As Brachymetatarsie a shortening of the metatarsal is called, which is already innate. It is a form of brachyphalangia.

What is a brachymetatarsia?

According to whicheverhealth, brachymetatarsia is a deformity of the foot. The growth in length of the metatarsal bone is stopped at an early stage. In most cases, the 1st and 4th metatarsal bones are affected by this process.

As a result of this deformity, the fourth toe does not shift towards the tip of the foot, as is usual in the growth process. This makes the affected toe appear smaller than its neighboring toes. However, their size is usually completely normal. In Germany alone, around 25,000 to 27,000 German citizens suffer from brachymetatarsia.

For many of those affected, this not only creates aesthetic problems, but also emotional and psychological effects. The rare abnormality is 26 times more common in women than in males. Brachymetatarsia is a form of brachyphalangia, although there is no shortening of a finger.

Doctors classify the deformity as type E brachydactyly. A shortening of the metacarpal bone, on the other hand, is called brachymetacarpy. The first description of brachymetatarsia was in 1951 by the British physician Julia Bell. For this purpose she evaluated fifteen previous case reports.


The exact causes of the brachymetatarsia have not yet been determined. As a rule, those affected have suffered from the deformity since birth. Numerous medical professionals suspect an autosomal dominant inheritance.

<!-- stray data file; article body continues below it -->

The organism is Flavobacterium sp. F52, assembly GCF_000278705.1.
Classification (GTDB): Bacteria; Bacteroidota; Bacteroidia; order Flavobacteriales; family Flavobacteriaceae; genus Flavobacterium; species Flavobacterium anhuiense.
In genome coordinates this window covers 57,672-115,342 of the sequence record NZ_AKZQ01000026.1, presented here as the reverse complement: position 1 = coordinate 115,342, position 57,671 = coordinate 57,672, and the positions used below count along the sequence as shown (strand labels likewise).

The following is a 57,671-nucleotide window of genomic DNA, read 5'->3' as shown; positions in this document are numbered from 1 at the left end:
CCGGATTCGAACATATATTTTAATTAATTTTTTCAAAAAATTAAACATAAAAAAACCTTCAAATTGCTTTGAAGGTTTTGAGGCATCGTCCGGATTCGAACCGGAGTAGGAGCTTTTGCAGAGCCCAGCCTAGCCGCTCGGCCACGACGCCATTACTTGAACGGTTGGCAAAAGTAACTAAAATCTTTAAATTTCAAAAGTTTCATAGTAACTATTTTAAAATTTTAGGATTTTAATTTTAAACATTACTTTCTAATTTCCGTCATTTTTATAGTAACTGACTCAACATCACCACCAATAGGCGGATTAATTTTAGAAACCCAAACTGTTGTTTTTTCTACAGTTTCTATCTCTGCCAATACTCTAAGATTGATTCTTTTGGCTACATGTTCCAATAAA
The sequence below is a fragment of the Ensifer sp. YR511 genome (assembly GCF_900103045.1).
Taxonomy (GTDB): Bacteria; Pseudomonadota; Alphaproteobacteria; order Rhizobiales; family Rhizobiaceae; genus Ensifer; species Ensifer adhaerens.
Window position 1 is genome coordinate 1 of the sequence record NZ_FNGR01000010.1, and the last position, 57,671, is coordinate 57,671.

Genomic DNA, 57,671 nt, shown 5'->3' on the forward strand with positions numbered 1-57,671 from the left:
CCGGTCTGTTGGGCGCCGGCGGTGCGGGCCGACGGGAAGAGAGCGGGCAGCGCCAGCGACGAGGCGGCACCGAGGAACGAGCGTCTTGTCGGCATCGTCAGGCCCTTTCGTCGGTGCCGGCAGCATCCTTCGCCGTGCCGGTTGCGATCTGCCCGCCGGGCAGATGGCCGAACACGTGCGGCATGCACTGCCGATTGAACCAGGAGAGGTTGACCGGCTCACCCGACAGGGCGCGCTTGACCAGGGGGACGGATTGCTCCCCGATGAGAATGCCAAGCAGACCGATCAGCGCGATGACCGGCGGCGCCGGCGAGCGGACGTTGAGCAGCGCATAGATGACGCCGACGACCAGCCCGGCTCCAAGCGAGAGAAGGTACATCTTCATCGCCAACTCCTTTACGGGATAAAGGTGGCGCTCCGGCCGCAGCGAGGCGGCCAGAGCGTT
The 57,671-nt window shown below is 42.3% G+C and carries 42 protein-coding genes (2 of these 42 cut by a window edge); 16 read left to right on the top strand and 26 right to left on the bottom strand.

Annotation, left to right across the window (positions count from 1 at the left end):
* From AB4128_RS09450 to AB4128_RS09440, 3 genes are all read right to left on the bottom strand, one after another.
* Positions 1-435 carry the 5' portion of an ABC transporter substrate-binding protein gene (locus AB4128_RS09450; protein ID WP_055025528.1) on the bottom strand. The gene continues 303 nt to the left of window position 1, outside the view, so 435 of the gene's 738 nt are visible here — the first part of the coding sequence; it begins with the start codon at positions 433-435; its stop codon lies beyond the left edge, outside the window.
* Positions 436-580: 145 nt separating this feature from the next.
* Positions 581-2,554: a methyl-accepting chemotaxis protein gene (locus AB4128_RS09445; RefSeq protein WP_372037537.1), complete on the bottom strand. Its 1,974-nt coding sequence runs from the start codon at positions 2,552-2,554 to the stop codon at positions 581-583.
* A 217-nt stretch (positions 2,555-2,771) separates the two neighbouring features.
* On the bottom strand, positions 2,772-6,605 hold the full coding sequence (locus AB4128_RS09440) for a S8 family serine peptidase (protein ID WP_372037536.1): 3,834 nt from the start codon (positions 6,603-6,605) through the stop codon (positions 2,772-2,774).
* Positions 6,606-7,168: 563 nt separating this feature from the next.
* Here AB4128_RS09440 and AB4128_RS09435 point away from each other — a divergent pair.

Occasionally, however, brachymetatarsia is also part of an existing syndrome and associated with other symptoms. This is especially true for generalized skeletal dysplasias, basal cell nevus syndrome, Albright osteodystrophy and Turner syndrome.

In the context of Albright osteodystrophy, brachymetatarsia often marks the first sign of pseudohypoparathyroidism type 1A or 1B and has been present since birth. Other skeletal dysplasias, on the other hand, only show up at the age of two to four years or even in adults.

Symptoms, ailments & signs

In most cases, the brachymetatarsia is noticeable on the first metatarsal bone. The big toe is much shorter and there is a disruption of the normal foot roll over the ball of the big toe. This in turn results in increased stress on the second and third toe.

Patients can suffer from forefoot pain because the transverse arch is affected by disorders. In around 40 percent of all people, however, the first metatarsal bone is generally slightly smaller than the second bone. However, a brachymetatarsia is only mentioned when there is a clear shortening.

In principle, all other metatarsals can also be affected by the brachymetatarsia. This primarily includes the fourth metatarsal. The toe, which is actually not shortened, is placed in the upper direction on the neighboring toe, which can lead to pressure points. However, this is usually not an orthopedic, but an aesthetic problem.

The mental or psychological problems that are often caused by brachymetatarsia should also be considered. The foot deformity often has a negative effect on the self-confidence of those affected and they feel stigmatized.

Since many patients no longer perceive themselves as attractive, this sometimes leads to sexual problems. In addition, many of those affected do not dare to show their partners their feet. Furthermore, public life is restricted, which has a negative effect on going to the beach or swimming, for example.